Nexuiz came out recently for the Xbox Live Arcade service and was received with mixed criticism and vastly varied scores. Section 8 Prejudice was released previously and received a similar reception to Nexuiz, as did the futuristic shooter Blacklight Tango Down and Breach. These games are all first person shooter games that were released via digital distribution. They all received similar mixed receptions but it is safe to say that none of them in particular made the impact they were created to, or intended to make. I want to attempt to understand why these games failed and why Xbox Live Arcade is such a difficult place for first person shooters to achieve success.

Battlefield 1943 is the exception to this rule because it received high scores and generally was a turning point and shift in perspective for many gamers who could now see exactly how good (and how far) games for the Xbox Live Arcade service had come. Visually Battlefield 1943 was a stunning game compared to it other Arcade counterparts. BF1943 played out it’s action across a few maps and focused it’s gameplay on vehicle combat as well as the traditional first person shooter aspects of the gameplay. An objective based game mode involving capturing flags, a choice of three different classes to play for your team and some engaging vehicle play (and control) meant for the true first person shooter experience as a downloadable experience via the Arcade service.

Why did Battlefield 1943 (Metacritic 83) succeed where Nexuiz, Section 8 Prejudice, Breach and Blacklight failed? It is no secret that the Battlefield brand has more clout and weight behind it than the other games combined. The Battlefield brand is easily recognisable and branches off to the more popular games of Battlefield Bad Company and the ever popular Battlefield series of games from the PC. However, I don’t believe that this is the sole reason that Battlefield 1943 succeeded. Battlefield 1943 was a scaled down version of a game play and style similar to actual full retail release titles. The maps were still of considerable size, the vehicles worked well and the shooting mechanics were solid.

Nexuiz (Metacritic 66) felt as though is was trying too hard to be Halo or Unreal Tournament and why would one play a Halo/Unreal clone if they can play the real thing for a much cheaper price?
The actual gameplay mechanics of Breach were sluggish and off kilter and the actual feel of the shooting simply felt wrong. I do not need to explain the glaringly obvious fact that if the shooting does not feel good in a first person shooter, then the game is probably not very good.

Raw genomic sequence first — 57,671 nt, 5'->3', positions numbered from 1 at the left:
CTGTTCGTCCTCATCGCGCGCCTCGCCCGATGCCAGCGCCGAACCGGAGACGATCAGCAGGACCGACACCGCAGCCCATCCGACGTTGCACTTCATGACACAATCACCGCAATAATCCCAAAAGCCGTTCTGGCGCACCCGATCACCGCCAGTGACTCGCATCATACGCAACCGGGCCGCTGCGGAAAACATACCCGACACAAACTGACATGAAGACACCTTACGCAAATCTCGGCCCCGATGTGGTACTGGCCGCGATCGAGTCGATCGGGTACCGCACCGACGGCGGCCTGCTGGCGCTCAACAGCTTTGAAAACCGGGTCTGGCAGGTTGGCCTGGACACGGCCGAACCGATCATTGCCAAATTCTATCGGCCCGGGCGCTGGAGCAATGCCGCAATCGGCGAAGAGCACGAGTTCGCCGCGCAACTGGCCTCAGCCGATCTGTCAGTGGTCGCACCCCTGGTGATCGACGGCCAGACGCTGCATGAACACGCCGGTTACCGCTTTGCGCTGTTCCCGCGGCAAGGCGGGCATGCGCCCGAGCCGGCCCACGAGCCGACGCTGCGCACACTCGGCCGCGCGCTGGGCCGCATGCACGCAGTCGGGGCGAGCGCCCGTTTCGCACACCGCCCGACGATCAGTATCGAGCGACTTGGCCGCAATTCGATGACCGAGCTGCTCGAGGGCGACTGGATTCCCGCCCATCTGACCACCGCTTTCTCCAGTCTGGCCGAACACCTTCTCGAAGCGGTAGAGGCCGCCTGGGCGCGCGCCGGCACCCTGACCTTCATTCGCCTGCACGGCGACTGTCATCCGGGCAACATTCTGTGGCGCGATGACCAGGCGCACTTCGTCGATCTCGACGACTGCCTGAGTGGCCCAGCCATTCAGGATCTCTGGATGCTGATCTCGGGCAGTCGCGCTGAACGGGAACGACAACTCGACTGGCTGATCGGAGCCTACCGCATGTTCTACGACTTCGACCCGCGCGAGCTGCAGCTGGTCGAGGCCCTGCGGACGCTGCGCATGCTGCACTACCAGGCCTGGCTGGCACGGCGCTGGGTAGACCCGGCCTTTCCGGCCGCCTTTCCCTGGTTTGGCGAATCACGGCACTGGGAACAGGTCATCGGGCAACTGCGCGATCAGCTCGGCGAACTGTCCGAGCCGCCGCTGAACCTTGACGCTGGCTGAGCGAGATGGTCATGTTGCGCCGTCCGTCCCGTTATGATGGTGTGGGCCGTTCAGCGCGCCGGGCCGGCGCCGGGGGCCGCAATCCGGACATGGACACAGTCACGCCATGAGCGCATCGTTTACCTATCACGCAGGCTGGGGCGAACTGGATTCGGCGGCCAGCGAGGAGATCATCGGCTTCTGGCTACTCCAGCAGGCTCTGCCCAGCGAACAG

Section 8 Prejudice (Metacritic 76) was not a bad game but it too was simply a clone of the earlier Section 8 game that released as a full priced retail release and gathered little attention or sales.
Blacklight: Tango Down (Metacritic: 61) was a game that looked promising but delivered on hardly any of it’s promises and ultimately it did not live up to its potential. The mechanics were solid and the gameplay was fun and engaging albeit a little repetitive at times.
Gotham City Impostors (Metacritic 71) released to an odd mix of high positive and low negative reviews.  This blend of humorous Batman styled characters married to the Team Fortress styled gameplay, offered gamers a fresher and more original style of play than previous Halo (Nexuiz) or Call Of Duty (Blacklight) clones. Some reviewers welcomed the change of setting and atmosphere while other reviewers hated this deviation from what they were previously used to and expected.

The problems of first person shooters that are produced for downloadable services such as Xbox Live Arcade and PSN does not lie solely with the quality of the game. The audience is partly to blame for their short lived and often unsuccessful endeavours. There are two main types of first person shooter players; The type that are faithful to one first person shooter game and will only buy further iterations and future instalments of their chosen series (e.g Call Of Duty, Halo, Battelfield). The second type of first person shooter player is one who moves on and is always looking for their next shooter game, they will purchase the Call of Duty’s and Battlefield’s and then buy up games like Homefront, Crysis and other shooters. They will play the game for around several weeks and then move on to the next shooter. The market audience for first person shooters is moving so quickly that the genre has become over populated with shooter games and this is both a positive and negative factor for gamers. Positive because we have a lot of choice between the first person shooters we have available to us but negative because the community’s and active players for these games is divided and sadly many of the first person shooter games that are available on the Xbox Live Arcade or PSN services have servers as empty as Keith Vaz’s ‘Why Games Are Evil and Will Destroy Your Brain’ seminars.

First person shooter games sell and they continue to sell well but for the Xbox Live Arcade and PSN services respectively I predict a decrease in the amount of first person shooter games that we shall see released for the service. As for the age old debates on what is the best first person shooter… I think they are all good and offer me something different in their own ways. Battlefield, Call Of Duty and Halo are all fantastic games and it does not matter which one is better than the rest. I’ll be on my fence if you need me so feel free to throw a comment up at me in attempt to knock me off.

I’ll see you on the battlefield gamers, but it most likely wont be a digitally distrusted one…